With the busy festive season approaching, HM Revenue and Customs (HMRC) is calling on Wales’ 410,000 Self Assessment customers not to miss the 31 January deadline.
The 2019-20 tax return can be finalised at any time up to the deadline but HMRC is encouraging customers to complete it early to allow for more time to pay their tax bill or set up a payment plan.
Customers must complete a Self Assessment return if:
- they’ve earned more than £2,500 from renting out property
- they’ve received, or their partner has received, Child Benefit and either of them had an annual income of more than £50,000
- they’ve received more than £2,500 in other untaxed income, for example from tips or commission
- they are a self-employed sole trader whose annual turnover is over £1,000
- they are an employee claiming expenses in excess of £2,500
- they have an annual income of over £100,000
- they have earned income from abroad that they need to pay tax on
HMRC’s Interim Director General of Customer Services, Karl Khan, said:
“The 31st January deadline for tax returns is still a few weeks away, but customers don’t have to wait until then. We’re encouraging them to beat the busy January rush and get their tax returns in now.
“We know that many people are affected by the coronavirus pandemic this year and we’re here to help if they need to spread the cost of their tax bill. It’s quick and easy to set up a payment plan online and there’s no need to call us to set it up.”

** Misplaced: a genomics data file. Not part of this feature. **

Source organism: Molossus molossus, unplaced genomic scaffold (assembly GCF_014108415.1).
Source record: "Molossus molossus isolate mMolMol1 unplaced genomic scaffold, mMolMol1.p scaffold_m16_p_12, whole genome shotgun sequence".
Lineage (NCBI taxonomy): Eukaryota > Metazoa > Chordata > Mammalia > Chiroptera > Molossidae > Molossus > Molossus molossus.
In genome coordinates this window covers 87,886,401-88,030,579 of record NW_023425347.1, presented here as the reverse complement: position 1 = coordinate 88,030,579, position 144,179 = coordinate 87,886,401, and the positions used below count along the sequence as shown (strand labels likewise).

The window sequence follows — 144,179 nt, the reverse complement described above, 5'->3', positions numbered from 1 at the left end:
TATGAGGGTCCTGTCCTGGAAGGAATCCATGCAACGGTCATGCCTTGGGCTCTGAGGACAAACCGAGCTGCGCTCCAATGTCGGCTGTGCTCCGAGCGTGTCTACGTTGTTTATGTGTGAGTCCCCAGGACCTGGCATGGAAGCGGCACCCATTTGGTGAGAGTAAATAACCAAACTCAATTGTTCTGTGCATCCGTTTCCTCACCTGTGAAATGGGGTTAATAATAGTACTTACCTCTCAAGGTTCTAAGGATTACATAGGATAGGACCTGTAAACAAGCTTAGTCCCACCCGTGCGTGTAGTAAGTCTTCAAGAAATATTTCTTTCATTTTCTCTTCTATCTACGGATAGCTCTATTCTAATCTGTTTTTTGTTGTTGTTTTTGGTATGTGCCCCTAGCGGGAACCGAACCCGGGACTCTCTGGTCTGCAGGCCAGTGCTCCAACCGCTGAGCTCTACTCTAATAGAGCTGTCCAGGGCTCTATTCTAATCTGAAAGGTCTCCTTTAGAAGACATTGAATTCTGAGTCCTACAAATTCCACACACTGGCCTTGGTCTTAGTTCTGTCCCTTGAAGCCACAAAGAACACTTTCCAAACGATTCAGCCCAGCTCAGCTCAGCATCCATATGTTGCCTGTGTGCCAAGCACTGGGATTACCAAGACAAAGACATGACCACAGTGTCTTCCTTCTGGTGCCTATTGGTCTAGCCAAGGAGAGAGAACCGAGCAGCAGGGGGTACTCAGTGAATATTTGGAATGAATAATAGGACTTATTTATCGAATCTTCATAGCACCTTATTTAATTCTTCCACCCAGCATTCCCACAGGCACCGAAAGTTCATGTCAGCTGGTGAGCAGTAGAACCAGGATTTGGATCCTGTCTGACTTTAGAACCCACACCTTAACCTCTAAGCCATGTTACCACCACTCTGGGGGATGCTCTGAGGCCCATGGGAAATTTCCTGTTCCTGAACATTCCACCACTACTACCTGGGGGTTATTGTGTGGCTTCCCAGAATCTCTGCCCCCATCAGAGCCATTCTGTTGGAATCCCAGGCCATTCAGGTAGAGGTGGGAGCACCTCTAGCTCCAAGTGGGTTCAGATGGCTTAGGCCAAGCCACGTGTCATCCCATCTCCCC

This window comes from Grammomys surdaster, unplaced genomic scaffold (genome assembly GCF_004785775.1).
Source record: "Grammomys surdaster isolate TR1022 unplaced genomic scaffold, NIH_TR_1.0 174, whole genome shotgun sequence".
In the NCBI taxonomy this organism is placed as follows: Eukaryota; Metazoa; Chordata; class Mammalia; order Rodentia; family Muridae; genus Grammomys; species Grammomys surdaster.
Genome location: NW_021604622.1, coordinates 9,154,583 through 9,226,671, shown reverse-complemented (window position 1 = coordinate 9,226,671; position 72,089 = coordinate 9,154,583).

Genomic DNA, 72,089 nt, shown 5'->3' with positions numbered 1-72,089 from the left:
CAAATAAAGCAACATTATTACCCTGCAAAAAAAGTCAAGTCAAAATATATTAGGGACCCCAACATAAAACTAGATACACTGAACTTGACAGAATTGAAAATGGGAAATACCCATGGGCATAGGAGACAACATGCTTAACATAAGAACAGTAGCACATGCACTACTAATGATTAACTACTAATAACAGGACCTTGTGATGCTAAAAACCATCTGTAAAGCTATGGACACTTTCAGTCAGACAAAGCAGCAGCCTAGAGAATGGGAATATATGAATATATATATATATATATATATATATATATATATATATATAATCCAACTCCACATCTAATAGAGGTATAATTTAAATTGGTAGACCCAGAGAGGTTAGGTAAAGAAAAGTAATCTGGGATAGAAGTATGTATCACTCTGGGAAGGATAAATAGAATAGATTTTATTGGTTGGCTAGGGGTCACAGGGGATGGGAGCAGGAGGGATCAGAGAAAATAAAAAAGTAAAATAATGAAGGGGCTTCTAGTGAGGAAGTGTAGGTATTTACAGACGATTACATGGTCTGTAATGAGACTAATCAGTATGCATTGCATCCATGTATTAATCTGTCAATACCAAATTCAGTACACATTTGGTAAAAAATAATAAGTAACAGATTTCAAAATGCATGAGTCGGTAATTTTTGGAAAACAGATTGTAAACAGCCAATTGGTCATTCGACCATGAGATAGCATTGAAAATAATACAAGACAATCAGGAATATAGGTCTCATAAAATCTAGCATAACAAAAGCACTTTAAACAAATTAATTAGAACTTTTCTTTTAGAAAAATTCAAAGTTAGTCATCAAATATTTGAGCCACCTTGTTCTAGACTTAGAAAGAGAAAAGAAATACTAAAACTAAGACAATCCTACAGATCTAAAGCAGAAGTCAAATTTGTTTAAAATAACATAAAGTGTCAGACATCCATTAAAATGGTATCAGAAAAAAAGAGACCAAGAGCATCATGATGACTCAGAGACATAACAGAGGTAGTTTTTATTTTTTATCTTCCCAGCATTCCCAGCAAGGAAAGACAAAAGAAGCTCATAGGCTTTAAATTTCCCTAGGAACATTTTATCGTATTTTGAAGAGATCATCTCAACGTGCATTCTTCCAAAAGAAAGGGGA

Once Self Assessment customers have completed their 2019-20 tax return, and know how much tax is owed, they can set up their own payment plan to help spread the cost of their tax liabilities, up to the value of £30,000. They can use the self-serve Time to Pay facility to set up monthly direct debits and this can all be done online. Interest will be applied to any outstanding balance from 1 February 2021.
To find out if they’re eligible, customers can visit GOV.UK to learn more about the service.
Customers can also now check on GOV.UK whether they need to declare, or possibly pay tax, on any ‘casual’ income they receive. The new interactive guidance is quick and easy to use and explains what individuals need to do if they receive non-PAYE income from:
- selling things, for example at car boot sales or auctions, or online
- doing casual jobs such as gardening, food delivery or babysitting
- charging other people for using your equipment or tools
- renting out property or part of their home, including for holidays (for example, through an agency or online).